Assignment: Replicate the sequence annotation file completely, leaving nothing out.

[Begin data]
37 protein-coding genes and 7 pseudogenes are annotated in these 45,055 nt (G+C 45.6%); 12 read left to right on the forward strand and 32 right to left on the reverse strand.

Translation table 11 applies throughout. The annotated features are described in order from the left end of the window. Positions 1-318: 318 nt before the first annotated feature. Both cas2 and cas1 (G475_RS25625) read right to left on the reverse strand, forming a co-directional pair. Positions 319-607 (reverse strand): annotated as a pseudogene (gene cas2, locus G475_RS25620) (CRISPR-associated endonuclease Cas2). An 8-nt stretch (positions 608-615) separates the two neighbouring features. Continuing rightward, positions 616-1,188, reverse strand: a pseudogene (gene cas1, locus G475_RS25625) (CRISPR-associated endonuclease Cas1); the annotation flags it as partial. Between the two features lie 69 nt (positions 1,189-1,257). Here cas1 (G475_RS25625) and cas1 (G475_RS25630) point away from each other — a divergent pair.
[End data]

37 protein-coding genes and 7 pseudogenes are annotated in these 45,055 nt (G+C 45.6%); 12 read left to right on the forward strand and 32 right to left on the reverse strand.

Translation table 11 applies throughout. The annotated features are described in order from the left end of the window. Positions 1-318: 318 nt before the first annotated feature. Both cas2 and cas1 (G475_RS25625) read right to left on the reverse strand, forming a co-directional pair. Positions 319-607 (reverse strand): annotated as a pseudogene (gene cas2, locus G475_RS25620) (CRISPR-associated endonuclease Cas2). An 8-nt stretch (positions 608-615) separates the two neighbouring features. Continuing rightward, positions 616-1,188, reverse strand: a pseudogene (gene cas1, locus G475_RS25625) (CRISPR-associated endonuclease Cas1); the annotation flags it as partial. Between the two features lie 69 nt (positions 1,189-1,257). Here cas1 (G475_RS25625) and cas1 (G475_RS25630) point away from each other — a divergent pair.